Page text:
Friday, December 5, 2008

Children in December

If you wait, God will manifest Himself.
—Thomas Keating
Cistercian priest and monk (Explorefaith Advent Calendar)

If you have ever taught school, you know what happens to children in December. People blame it on the commercial frenzy of Christmas, but I think December's wildness would be there even if not a single gift were exchanged. There’s something entirely too magical about an approaching solstice. The air grows taut with anticipation. The days turn either magically long or magically short. At both ends of the year, light takes on an intoxicating quality. In a Northern Hemisphere winter, the sun hangs low, golden and slanting. Sunset and sunrise stain the horizon in fantastic colors. Dense mists hover close to the ground. The moon stays out for hours. In the summer, the light lasts so long it is as if life will last forever.

Deep seasons evoke wonder and children are nothing if not expert at wonder. Children express wonder when they blow smoke rings with their breath, when they squeal at the twinkling ring of lights around the lake, when they grow rapt at a flight of cormorants casting shadows upon magenta waters, when they burst into peals of silly singing.

We teachers tear our hair as our students turn cartwheels in the classroom, as they sit so vividly rapt in their daydreaming that even when I call their names they do not hear me. We blame it on the commercial frenzy, but this year, when the economy has tanked and no one has the slightest idea what the next commercial move can even be, the children are still singing and spinning and lighting up every room they enter.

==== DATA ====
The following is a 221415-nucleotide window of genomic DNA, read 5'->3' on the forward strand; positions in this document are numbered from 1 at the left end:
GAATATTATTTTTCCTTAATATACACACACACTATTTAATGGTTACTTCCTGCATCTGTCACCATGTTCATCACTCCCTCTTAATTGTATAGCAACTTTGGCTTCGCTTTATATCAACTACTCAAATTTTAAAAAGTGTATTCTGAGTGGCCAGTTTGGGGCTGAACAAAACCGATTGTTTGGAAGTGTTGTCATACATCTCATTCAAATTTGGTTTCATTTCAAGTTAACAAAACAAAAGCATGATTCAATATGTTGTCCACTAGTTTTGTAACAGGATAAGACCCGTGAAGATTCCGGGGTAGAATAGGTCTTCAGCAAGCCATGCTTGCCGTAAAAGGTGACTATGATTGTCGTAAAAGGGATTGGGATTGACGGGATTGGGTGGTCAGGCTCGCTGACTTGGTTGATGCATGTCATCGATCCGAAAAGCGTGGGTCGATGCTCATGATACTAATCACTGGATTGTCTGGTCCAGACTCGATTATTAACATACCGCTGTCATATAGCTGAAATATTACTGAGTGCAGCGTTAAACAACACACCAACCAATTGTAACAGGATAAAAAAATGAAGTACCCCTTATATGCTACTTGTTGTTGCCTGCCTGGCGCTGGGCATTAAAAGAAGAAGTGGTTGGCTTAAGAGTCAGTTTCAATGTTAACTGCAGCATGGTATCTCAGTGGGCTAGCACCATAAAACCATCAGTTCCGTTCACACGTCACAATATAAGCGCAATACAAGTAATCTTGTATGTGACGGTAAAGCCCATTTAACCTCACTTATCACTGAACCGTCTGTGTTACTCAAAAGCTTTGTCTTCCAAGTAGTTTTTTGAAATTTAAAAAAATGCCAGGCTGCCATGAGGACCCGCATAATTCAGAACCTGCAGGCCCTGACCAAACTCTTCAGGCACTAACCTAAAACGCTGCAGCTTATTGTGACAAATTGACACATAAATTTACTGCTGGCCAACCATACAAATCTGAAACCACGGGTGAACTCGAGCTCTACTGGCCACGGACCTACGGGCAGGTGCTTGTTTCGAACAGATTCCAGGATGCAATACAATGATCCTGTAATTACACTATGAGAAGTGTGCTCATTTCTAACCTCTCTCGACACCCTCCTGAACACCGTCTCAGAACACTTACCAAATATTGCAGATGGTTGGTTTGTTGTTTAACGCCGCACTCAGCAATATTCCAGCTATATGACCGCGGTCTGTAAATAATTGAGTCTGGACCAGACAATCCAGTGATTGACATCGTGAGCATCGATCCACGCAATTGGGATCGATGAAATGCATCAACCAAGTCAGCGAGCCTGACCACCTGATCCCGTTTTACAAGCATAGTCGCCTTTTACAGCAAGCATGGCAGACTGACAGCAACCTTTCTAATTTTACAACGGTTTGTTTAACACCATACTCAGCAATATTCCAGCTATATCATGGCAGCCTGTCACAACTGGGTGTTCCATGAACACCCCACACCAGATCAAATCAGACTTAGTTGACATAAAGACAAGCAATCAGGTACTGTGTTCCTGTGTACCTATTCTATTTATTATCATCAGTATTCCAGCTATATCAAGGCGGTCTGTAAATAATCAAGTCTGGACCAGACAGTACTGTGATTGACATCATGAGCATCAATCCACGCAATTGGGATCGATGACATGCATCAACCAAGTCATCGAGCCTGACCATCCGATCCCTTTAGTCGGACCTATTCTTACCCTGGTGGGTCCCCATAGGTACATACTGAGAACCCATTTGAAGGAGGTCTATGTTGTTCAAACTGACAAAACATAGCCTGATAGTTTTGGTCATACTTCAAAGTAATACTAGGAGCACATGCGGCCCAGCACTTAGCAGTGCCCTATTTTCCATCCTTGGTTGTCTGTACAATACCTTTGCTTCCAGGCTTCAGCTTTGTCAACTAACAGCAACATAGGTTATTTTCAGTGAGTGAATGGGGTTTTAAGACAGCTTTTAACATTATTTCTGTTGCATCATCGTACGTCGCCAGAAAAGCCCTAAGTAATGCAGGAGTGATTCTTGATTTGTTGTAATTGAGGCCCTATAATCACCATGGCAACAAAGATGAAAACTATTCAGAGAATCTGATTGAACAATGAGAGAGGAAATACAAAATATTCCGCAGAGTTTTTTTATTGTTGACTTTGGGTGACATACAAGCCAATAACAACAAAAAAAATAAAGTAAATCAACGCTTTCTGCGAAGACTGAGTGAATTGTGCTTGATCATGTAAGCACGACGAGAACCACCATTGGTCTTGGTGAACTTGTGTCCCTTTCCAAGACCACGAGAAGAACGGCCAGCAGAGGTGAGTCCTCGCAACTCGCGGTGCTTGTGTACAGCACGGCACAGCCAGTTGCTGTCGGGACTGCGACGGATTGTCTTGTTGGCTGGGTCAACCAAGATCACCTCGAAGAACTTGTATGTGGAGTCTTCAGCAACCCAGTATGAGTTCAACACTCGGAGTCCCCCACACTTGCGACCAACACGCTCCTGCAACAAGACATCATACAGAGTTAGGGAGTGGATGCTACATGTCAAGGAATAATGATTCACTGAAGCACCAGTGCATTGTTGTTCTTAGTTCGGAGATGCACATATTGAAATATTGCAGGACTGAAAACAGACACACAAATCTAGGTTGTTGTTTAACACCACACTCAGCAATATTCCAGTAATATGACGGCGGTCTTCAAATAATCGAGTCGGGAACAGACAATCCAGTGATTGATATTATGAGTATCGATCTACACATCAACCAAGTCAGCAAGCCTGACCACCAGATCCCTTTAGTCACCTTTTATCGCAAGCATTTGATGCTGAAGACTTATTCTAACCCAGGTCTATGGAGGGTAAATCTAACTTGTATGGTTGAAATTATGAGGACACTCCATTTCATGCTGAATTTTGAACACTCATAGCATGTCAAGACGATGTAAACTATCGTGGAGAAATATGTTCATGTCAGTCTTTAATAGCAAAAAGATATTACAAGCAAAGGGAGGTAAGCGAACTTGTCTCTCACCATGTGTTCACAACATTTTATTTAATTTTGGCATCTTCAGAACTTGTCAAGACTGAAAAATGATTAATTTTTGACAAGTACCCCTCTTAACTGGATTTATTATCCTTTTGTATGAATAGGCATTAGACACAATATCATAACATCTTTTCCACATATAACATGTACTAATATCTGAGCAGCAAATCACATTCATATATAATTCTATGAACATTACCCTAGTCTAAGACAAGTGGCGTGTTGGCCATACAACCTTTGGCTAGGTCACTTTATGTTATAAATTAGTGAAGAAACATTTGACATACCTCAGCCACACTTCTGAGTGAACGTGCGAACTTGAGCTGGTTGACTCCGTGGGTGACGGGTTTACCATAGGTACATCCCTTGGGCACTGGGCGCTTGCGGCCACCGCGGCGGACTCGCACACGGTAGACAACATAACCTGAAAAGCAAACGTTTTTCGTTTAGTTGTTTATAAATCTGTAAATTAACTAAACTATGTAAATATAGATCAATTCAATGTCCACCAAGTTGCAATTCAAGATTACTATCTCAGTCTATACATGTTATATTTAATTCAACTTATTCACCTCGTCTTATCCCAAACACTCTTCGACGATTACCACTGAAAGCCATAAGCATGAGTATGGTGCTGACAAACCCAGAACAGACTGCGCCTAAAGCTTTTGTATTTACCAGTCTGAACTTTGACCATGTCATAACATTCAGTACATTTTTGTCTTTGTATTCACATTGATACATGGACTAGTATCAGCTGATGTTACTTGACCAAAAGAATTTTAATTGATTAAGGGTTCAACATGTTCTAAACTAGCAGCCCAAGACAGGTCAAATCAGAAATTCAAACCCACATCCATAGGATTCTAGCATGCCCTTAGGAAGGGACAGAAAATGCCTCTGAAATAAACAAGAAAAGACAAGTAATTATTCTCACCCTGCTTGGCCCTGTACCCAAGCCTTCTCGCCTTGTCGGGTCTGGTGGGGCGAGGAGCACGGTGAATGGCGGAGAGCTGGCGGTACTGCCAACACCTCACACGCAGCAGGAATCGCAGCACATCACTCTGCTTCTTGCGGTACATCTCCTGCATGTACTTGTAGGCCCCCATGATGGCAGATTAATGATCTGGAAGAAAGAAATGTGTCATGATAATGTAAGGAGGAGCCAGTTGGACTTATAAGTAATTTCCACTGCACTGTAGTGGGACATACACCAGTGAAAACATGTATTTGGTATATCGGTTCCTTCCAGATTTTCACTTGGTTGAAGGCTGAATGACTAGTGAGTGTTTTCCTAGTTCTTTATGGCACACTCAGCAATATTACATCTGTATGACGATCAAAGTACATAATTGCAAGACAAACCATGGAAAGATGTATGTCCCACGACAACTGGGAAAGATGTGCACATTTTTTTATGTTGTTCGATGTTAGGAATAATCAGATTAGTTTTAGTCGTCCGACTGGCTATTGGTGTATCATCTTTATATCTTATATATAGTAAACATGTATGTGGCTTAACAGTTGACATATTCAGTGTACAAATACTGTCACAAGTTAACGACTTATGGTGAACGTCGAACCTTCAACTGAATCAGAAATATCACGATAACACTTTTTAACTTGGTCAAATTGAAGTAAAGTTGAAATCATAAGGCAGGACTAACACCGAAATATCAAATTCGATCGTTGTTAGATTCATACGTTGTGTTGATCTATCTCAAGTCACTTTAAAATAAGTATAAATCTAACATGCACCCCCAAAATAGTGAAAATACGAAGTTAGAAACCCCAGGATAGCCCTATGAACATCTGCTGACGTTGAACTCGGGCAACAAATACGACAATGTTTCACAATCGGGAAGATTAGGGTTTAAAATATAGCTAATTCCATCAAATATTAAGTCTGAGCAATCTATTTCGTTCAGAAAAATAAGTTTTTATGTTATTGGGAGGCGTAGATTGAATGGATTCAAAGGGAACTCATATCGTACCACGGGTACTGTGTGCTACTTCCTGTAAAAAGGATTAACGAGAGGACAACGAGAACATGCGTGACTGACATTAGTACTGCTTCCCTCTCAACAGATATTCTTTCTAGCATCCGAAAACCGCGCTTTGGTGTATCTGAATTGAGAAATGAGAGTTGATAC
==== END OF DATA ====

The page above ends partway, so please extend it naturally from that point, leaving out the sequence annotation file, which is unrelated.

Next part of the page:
As their chaplain, I do not need to teach them about excitement, but I do need to teach them patience. December may be exciting, but it is also about learning how to wait. To wait for the light. To wait for the whisper of love in the middle of the night. Wonder is too fragile to trust to mere chance. In too many cases, by the time the holiday finally arrives, the children are so overdosed on sugar plums that it becomes an ordeal rather than a celebration.

As Thomas Keating said above, to meet God is to practice patience. About trusting that the party will come and savoring way to the feast. About allowing the fragrance of the holy to waft across the ordinary tasks of the day, about sanctifying all those little things I take for granted.

All of which involves patience. “Keep awake,” says Jesus. “Keep awake.” The temptation of this season is to be so involved in my own dreams that I forget that God has an even more wonderful dream for me. "Keep awake." Even at the darkest time of the year, God will show the way.

No comments: